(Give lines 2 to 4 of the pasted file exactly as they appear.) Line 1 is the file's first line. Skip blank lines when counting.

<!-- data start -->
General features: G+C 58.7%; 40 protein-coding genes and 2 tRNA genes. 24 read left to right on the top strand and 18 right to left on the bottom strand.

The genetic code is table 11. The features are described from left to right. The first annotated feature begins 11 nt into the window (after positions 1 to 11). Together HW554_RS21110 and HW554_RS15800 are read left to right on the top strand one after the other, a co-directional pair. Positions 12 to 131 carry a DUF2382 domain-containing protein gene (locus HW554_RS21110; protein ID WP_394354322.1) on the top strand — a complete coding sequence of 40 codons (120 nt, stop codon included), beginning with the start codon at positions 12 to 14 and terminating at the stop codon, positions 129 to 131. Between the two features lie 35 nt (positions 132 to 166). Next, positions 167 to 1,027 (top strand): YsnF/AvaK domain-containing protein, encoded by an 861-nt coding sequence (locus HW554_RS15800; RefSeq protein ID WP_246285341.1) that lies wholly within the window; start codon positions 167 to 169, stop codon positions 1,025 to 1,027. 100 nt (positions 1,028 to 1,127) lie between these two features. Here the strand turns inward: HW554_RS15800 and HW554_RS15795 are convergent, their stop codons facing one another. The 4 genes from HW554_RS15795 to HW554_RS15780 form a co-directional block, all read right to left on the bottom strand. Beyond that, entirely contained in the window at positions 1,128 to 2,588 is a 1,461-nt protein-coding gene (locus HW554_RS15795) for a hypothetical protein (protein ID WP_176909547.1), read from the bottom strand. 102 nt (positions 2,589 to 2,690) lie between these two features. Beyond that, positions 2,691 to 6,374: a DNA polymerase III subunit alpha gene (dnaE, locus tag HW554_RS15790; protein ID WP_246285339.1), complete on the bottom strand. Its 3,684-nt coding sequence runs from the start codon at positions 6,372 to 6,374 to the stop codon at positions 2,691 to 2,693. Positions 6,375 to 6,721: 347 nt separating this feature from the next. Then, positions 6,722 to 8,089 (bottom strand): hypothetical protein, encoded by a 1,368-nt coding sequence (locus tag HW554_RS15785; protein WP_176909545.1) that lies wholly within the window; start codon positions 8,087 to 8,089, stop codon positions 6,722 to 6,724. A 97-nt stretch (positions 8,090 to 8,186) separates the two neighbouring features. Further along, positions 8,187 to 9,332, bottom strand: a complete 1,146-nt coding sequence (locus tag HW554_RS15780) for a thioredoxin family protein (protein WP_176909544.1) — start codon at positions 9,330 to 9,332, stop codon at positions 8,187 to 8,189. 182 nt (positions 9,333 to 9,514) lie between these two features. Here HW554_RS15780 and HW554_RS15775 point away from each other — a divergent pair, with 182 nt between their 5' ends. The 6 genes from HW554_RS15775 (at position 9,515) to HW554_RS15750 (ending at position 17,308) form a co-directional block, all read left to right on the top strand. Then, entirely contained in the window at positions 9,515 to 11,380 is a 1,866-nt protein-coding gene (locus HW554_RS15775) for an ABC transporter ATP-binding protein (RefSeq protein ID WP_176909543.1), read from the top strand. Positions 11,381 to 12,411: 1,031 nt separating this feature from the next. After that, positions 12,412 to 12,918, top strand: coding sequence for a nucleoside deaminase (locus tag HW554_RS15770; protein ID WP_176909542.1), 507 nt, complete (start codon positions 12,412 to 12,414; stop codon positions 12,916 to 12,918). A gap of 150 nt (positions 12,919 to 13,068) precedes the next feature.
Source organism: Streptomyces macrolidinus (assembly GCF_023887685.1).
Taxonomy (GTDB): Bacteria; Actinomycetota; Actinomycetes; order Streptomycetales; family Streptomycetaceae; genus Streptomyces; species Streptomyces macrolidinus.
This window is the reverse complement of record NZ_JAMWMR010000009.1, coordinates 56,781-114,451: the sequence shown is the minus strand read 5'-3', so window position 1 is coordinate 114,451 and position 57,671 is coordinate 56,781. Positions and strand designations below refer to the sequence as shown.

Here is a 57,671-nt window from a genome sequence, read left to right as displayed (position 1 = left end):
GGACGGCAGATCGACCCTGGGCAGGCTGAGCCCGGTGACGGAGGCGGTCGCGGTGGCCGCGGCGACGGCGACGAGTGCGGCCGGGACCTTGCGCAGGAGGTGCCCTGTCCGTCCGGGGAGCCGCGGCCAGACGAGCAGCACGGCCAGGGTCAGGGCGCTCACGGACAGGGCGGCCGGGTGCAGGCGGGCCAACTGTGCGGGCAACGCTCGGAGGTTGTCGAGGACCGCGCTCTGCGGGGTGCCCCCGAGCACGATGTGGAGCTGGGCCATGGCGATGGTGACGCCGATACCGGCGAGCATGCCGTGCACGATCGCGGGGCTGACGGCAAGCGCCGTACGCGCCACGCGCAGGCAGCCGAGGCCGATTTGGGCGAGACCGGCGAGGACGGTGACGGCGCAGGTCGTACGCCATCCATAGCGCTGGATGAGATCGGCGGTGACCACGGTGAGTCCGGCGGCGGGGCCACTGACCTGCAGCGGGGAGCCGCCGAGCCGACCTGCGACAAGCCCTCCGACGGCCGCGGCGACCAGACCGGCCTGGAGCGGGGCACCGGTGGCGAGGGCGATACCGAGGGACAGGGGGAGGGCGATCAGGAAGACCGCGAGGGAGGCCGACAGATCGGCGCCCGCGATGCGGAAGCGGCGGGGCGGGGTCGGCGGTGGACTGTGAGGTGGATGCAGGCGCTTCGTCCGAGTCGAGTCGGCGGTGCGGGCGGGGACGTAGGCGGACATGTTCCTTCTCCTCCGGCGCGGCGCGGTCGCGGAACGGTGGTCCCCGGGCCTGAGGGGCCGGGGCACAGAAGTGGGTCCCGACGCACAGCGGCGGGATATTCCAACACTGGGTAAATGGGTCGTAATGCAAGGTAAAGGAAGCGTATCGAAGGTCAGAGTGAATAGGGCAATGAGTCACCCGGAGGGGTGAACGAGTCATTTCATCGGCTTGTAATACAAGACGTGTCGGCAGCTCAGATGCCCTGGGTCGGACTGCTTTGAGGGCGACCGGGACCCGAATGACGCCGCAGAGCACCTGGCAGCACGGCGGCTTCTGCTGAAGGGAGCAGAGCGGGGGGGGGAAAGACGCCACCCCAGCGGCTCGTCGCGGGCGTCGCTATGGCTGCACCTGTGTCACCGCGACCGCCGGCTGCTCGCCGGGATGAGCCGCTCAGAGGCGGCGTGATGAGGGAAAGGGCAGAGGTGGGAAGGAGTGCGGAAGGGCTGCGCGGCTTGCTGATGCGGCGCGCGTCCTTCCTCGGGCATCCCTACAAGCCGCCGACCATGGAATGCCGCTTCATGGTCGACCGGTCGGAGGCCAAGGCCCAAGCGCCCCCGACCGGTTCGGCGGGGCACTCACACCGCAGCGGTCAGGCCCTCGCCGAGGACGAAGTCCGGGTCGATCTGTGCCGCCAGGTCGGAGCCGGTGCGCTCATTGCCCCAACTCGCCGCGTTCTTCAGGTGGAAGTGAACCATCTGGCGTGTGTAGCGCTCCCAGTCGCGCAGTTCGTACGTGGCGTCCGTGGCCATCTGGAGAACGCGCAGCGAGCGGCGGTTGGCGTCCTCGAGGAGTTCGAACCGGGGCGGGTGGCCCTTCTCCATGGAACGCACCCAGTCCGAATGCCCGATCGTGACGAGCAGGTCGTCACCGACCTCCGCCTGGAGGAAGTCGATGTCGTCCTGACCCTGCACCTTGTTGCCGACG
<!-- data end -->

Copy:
The genetic code is table 11. The features are described from left to right. The first annotated feature begins 11 nt into the window (after positions 1 to 11). Together HW554_RS21110 and HW554_RS15800 are read left to right on the top strand one after the other, a co-directional pair. Positions 12 to 131 carry a DUF2382 domain-containing protein gene (locus HW554_RS21110; protein ID WP_394354322.1) on the top strand — a complete coding sequence of 40 codons (120 nt, stop codon included), beginning with the start codon at positions 12 to 14 and terminating at the stop codon, positions 129 to 131. Between the two features lie 35 nt (positions 132 to 166). Next, positions 167 to 1,027 (top strand): YsnF/AvaK domain-containing protein, encoded by an 861-nt coding sequence (locus HW554_RS15800; RefSeq protein ID WP_246285341.1) that lies wholly within the window; start codon positions 167 to 169, stop codon positions 1,025 to 1,027. 100 nt (positions 1,028 to 1,127) lie between these two features. Here the strand turns inward: HW554_RS15800 and HW554_RS15795 are convergent, their stop codons facing one another. The 4 genes from HW554_RS15795 to HW554_RS15780 form a co-directional block, all read right to left on the bottom strand. Beyond that, entirely contained in the window at positions 1,128 to 2,588 is a 1,461-nt protein-coding gene (locus HW554_RS15795) for a hypothetical protein (protein ID WP_176909547.1), read from the bottom strand. 102 nt (positions 2,589 to 2,690) lie between these two features. Beyond that, positions 2,691 to 6,374: a DNA polymerase III subunit alpha gene (dnaE, locus tag HW554_RS15790; protein ID WP_246285339.1), complete on the bottom strand. Its 3,684-nt coding sequence runs from the start codon at positions 6,372 to 6,374 to the stop codon at positions 2,691 to 2,693. Positions 6,375 to 6,721: 347 nt separating this feature from the next. Then, positions 6,722 to 8,089 (bottom strand): hypothetical protein, encoded by a 1,368-nt coding sequence (locus tag HW554_RS15785; protein WP_176909545.1) that lies wholly within the window; start codon positions 8,087 to 8,089, stop codon positions 6,722 to 6,724. A 97-nt stretch (positions 8,090 to 8,186) separates the two neighbouring features. Further along, positions 8,187 to 9,332, bottom strand: a complete 1,146-nt coding sequence (locus tag HW554_RS15780) for a thioredoxin family protein (protein WP_176909544.1) — start codon at positions 9,330 to 9,332, stop codon at positions 8,187 to 8,189. 182 nt (positions 9,333 to 9,514) lie between these two features. Here HW554_RS15780 and HW554_RS15775 point away from each other — a divergent pair, with 182 nt between their 5' ends. The 6 genes from HW554_RS15775 (at position 9,515) to HW554_RS15750 (ending at position 17,308) form a co-directional block, all read left to right on the top strand. Then, entirely contained in the window at positions 9,515 to 11,380 is a 1,866-nt protein-coding gene (locus HW554_RS15775) for an ABC transporter ATP-binding protein (RefSeq protein ID WP_176909543.1), read from the top strand. Positions 11,381 to 12,411: 1,031 nt separating this feature from the next. After that, positions 12,412 to 12,918, top strand: coding sequence for a nucleoside deaminase (locus tag HW554_RS15770; protein ID WP_176909542.1), 507 nt, complete (start codon positions 12,412 to 12,414; stop codon positions 12,916 to 12,918). A gap of 150 nt (positions 12,919 to 13,068) precedes the next feature.
Source organism: Streptomyces macrolidinus (assembly GCF_023887685.1).
Taxonomy (GTDB): Bacteria; Actinomycetota; Actinomycetes; order Streptomycetales; family Streptomycetaceae; genus Streptomyces; species Streptomyces macrolidinus.